The anode assembly of electrolytic cell 2 of FIG. 4 comprises an anion exchange membrane 23, a bed 14 of porous catalytic particles 11 and a current collecting electrode 16 within bed 14. As is known to those of ordinary skill in the art, the current collecting electrode 16 is spaced from anion exchange membrane 23 to obtain an optimum level of performance, e.g., optimum current density and voltage, for the electrolytic cell. The precise position of current collecting electrode 16 relative to anion exchange membrane 23 is typically determined readily by experimentation.

Electrolytic cells 5 and 2 may be assembled by any appropriate method as long as the basic structural configuration depicted in FIGS. 1 and 4 is retained. For example, the catholyte and anode compartments may each be fabricated separately and then assembled by clamping or otherwise fastening the compartments together.

Housing 57 may be fabricated from any of the known conventional materials for electrolytic cells, or combinations of these known materials, that are preferably at least corrosion resistant to the environment to which the housing is exposed and compatible with the materials comprising the process streams present within or circulated through the catholyte and anode compartments. Examples of materials from which housing 57 may be fabricated include, but are not limited to: metal, e.g., stainless steel, titanium and nickel; plastics, e.g., poly(vinylidene fluoride), polytetrafluoroethylene, which is sold under the trademark "TEFLON" and which is commercially available from E. I. du Pont de Nemours and Company of Wilmington, Del., glass filled polytetrafluoroethylene, polypropylene, poly(vinyl chloride), chlorinated poly(vinyl chloride) and high density polyethylene. Preferred materials from which housing 57 may be fabricated include: poly(vinylidene fluoride) and stainless steel.

If housing 57 is fabricated from an electrically conductive material, such as stainless steel, then appropriately positioned nonconductive gaskets would typically also be present, as is known to those of ordinary skill in the art. For example, if the compartments of the cell are prefabricated separately from stainless steel, such gaskets would typically be placed between those portions of the prefabricated compartments that would otherwise abut each other when the electrolytic cell is assembled. Such nonconductive gaskets may be fabricated from synthetic polymeric materials, e.g., copolymers of ethylene and propylene, and fluorinated polymers.

Cathode 26 and current collecting electrode 16 each may be fabricated from any appropriate material that is at least both corrosion resistant to the environments to which they are exposed and electrically conductive. In electrolytic cell 5, it is also desirable that current collecting electrode 16 be substantially rigid so as to provide support for hydrogen consuming gas diffusion anode 19 and anion exchange membrane 23. Materials from which cathode 26 and current collecting electrode 16 may be fabricated include, but are not limited to: graphite; platinum; titanium coated with platinum; titanium coated with an oxide of ruthenium; nickel; stainless steel; specialty steels including high alloy steels containing nickel, chromium, and molybdenum, e.g., HASTELLOY® C-2000™ alloy and HASTELLOY® C-276™ alloy from Haynes International, Inc. While current collecting electrode 16 may be fabricated from stainless steel, it is preferred to use a more corrosion resistant material such as a high alloy steel, e.g., HASTELLOY® C-2000™ alloy. Cathode 26 and current collecting electrode 16 are each preferably comprised of a material selected from the group consisting of graphite, platinum, titanium coated with platinum, titanium coated with an oxide of ruthenium, nickel, stainless steel, high alloy steel, and appropriate combinations of such materials.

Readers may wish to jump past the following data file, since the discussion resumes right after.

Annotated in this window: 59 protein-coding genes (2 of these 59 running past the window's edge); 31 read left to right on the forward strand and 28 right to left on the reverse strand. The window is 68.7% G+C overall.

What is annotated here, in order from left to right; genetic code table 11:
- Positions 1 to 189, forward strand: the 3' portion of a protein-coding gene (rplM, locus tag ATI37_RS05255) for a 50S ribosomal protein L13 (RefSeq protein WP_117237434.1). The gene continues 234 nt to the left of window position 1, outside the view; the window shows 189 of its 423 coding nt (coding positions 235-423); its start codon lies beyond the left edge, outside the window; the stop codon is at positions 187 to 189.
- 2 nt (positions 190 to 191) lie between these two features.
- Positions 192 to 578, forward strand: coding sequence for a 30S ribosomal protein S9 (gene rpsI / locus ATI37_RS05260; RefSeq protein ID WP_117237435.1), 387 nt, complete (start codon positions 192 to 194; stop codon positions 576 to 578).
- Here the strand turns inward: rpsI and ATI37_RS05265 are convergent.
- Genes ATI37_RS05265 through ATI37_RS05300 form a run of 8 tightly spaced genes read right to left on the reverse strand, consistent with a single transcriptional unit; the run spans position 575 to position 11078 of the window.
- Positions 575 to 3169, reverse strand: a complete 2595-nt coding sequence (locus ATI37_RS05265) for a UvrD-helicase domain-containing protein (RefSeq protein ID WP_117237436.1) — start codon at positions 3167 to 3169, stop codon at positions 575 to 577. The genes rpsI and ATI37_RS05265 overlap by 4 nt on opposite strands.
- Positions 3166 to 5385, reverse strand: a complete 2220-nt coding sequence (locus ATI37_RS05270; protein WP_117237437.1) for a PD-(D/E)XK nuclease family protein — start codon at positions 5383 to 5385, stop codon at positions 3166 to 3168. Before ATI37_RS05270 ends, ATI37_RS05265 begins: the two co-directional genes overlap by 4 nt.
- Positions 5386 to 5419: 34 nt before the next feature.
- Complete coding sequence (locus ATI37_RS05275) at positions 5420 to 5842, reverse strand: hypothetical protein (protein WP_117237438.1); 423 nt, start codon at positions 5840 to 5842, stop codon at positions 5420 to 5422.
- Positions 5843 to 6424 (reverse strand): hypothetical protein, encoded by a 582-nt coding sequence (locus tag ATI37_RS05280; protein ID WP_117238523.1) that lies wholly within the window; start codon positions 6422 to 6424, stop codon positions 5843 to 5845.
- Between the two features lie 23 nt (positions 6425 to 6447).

Preferably, both cathode 26 and current collecting electrode 16 have a perforated or mesh-like configuration. A perforated or mesh-like configuration provides for increased cathode and electrode surface area, and minimizes interference with the transport of anions across the anion exchange membrane.

Anion exchange membrane 23 used in the practice of the present invention can be prepared from any appropriate material that is permeable to and capable of transferring anions. Typically, such membranes are comprised of commercially available organic polymers, often thermoplastic polymers, containing weakly basic pendant polar groups. The membranes may comprise polymers based on fluorocarbons, polystyrene, polypropylene, polybutadiene, polyisoprene, polyisobutylene, polyethylene and hydrogenated styrene/butadiene block copolymers. For example, one such representative membrane comprises polystyrene which has dialkylamino groups that have been converted into quaternary ammonium ions covalently bonded to at least some of the benzene rings of the polystyrene backbone. It is preferable that the anion exchange membrane also be physically durable and stable towards exposure to acids, in particular hydrogen halides, e.g., hydrogen chloride.

A particular example of an anion exchange membrane used in the practice of the present invention is a copolymer of styrene and divinylbenzene which contains from 4 percent (%) to 16%, typically from 6% to 8%, by weight of divinylbenzene and also quaternary ammonium groups as anion carriers. Such membranes are available commercially under the trade designation RAIPORE® from RAI Research Corporation, and TOSFLEX® from Tosoh Corporation. Other suitable membranes include, but are not limited to: NEOSEPTA® membranes from Tokyuama Soda; SELEMION membranes from Asahi Glass; and IONAC MA 3148, MA 3236 and MA 3457 (based on a polymer of heterogeneous poly(vinyl chloride) substituted with quaternary ammonium groups) membranes from Ritter-Pfaulder Corporation. Particularly preferred anion exchange membranes are NEOSEPTA® ACM and NEOSEPTA® AHA-2 membranes, available commercially from Tokuyama Soda of Japan, which are described as being comprised of a copolymer of styrene and divinylbenzene having pendent quaternary ammonium groups.